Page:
Wednesday, October 04, 2006

Suppressed NOAA hurricane consensus statement

I copiied this from another blog. They did more research, and you might want to read their whole introduction, which also has some history of the supression effort. Follow the link below the title.

NOAA Fact Sheet: Atlantic Hurricanes and Climate

What has been Atlantic hurricane activity during the 20th Century?

-- Atlantic hurricane seasons since 1995 have been significantly more active, e.g. more hurricanes and more intense hurricanes, that the previous two decades (figure 1)
-- Earlier periods, such as from 1945 to 1970 (and perhaps earlier), were apparently as active as the most recent decade.
-- The past decade has seen increased U.S. landfalls, however periods of even higher landfalls occurred early in the century (figure 2)
-- Strong natural decadal variations, as well as changes in data quality, density, sources, and methodologies for estimating hurricane strengths, lie at the heart of arguments whether or not a global warming contribution to a trend in tropical cyclone intensities can be detected.

How have ocean temperatures varied?

-- Over the 20th Century, global ocean temperatures and sea surface temperatures in the main development region (MDR) for hurricanes in the tropical Atlantic, (and Gulf of Mexico) have warmed at similar rates, indicating a role for global warming in these regions. (Figure 3)
-- Anomalous MDR, tropical Atlantic temperatures were significantly warmer than the global average from about 1930 to 1970 and after 2000. This warming is attributed to the Atlantic Multi-decadal Oscillation (AMO)

What factors influence seasonal to multi-decadal hurricane activity

-- Hurricanes respond to a variety of environmental factors besides local ocean temperatures.
-- The tropical multi-decadal phenomenon and the El Nino/La Nina cycle are important factors in determining the conditions for seasonal to multi-decadal extremes in hurricane activity.
-- Research indicates that global warming can also increase hurricane intensities; there is less evidence for impacts on frequency.

How long will the current active period last?

-- Scientists disagree as to whether currently a sound basis exists for making projections on how long the current active period will last. The viewpoints are:

o Limited understanding of natural decadal variability, combined with its irregular temporal behavior, preclude definitive statements about how long the active period will last. (NOAA)
o One might expect ongoing high levels of hurricane activity and U.S. landfalls for the next decade and beyond since the previous active period (1945-1970) lasted at least 25 years. (NOAA)
o Because of global warming the active period could persist

Programs of improvements to data sets, diagnostic studies for improved understanding, and systematic numerical experimentation studies will help to reveal the underlying causes for the recent active period and to predict how long the period of increased activity will last. NOAA is actively engaged in each of these activities.

Key Problems NOAA is working on

-- Understanding the dynamics of the AMO, its links to the larger-scale tropical climate variability, and developing an ocean monitoring and decadal prediction capability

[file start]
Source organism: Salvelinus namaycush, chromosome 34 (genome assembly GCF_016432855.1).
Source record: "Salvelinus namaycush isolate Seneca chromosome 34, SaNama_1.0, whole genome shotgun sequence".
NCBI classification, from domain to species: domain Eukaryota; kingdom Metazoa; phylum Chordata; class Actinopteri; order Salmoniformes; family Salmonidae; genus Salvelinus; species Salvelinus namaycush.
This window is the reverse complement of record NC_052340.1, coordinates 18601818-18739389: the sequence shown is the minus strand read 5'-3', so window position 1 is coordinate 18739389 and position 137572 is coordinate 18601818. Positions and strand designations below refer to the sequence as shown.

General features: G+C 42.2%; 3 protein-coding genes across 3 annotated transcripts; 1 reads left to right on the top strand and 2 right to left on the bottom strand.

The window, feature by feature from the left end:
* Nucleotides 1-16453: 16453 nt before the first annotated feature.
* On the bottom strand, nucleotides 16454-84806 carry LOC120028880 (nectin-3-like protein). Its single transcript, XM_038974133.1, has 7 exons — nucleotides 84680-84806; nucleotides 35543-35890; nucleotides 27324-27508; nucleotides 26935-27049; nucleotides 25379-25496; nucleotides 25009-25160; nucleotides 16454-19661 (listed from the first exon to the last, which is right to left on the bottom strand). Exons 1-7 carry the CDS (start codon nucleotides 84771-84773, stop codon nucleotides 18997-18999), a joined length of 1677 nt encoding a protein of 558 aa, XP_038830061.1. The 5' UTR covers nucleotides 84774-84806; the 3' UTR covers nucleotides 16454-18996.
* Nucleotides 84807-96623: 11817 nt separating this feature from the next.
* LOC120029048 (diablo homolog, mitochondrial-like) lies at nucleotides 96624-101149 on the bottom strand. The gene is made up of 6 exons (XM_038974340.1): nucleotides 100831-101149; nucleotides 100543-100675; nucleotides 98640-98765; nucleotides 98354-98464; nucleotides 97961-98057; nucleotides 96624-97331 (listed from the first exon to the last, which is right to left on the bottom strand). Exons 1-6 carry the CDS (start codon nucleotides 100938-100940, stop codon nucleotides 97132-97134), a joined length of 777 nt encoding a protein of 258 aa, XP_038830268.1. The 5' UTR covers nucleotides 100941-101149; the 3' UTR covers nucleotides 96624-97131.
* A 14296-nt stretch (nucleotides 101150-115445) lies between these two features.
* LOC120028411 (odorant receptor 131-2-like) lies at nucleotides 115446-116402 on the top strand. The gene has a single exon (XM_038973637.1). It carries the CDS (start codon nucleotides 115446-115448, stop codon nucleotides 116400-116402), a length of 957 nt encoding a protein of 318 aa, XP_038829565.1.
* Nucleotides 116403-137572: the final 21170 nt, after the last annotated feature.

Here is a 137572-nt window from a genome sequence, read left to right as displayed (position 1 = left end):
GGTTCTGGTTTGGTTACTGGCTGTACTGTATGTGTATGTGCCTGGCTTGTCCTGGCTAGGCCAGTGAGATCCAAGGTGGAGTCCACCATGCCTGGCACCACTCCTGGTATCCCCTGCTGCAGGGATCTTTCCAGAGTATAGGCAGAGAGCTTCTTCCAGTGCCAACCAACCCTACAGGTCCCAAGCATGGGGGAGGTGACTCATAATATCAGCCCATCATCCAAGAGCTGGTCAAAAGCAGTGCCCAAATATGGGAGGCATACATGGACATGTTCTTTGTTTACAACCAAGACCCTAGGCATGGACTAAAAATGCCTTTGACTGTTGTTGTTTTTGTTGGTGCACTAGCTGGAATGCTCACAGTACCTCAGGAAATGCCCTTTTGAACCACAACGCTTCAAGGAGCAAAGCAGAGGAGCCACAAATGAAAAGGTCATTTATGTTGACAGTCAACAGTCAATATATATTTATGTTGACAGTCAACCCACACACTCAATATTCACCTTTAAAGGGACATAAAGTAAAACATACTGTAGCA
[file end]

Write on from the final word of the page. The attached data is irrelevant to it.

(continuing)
-- Improving the quality and scope of hurricane relevant data sets
-- Numerically simulating and ultimately understanding seasonal to decadal hurricane variability
-- Understanding whether or not and to what degree anthropogenic forcing is having an influence on hurricanes
-- Developing a predictive understanding of global climate variability and trends and the impacts of these on extreme events
-- Making improvements to short range hurricane track and intensity forecasts through improved models and development of additional capabilities for hurricanes.

NOAA Resources for Additional Information

-- NWS/NCEP/CPC intraseasonal to multi-season climate forecasts; seasonal hurricane forecasts; diagnostic studies of major climate anomalies; real time monitoring of climate.
-- NWS/NCEP/TPC/NHC issue daily and seasonal (in conjunction with CPC and HRD) operational hurricane forecasts; maintain and update the official Atlantic and Northeast Pacific hurricane databases from which observational climate studies are conducted
-- NESDIS/NCDC official archive for climate data sets; development of global tropical cyclone databases, analysis of historical frequency and strength of Atlantic Basin hurricanes to support engineering design and levee rebuilding in New Orleans, analyses of climate trends, monitoring and historical perspective on current seasons.
-- OAR/AOML/HRD & PHoD physical understanding of hurricane dynamics through use of research aircraft and field studies; improvements to hurricane track and intensity forecasts; monitoring of Atlantic ocean circulations; studies of Atlantic climate
-- OAR/GFDL studies of climate variability and change; development and use of the required climate models; development of models used for operational hurricane forecasts by NOAA and the NAVY; numerical studies of climate impacts on hurricanes and their decadal variability
-- OAR/ESRL diagnostic studies of climate variability and changes; impacts of climate on extreme events.
-- NOAA Climate Office intramural and extramural support for development of a predictive understanding of the climate system, the required observational capabilities, delivery of climate services.

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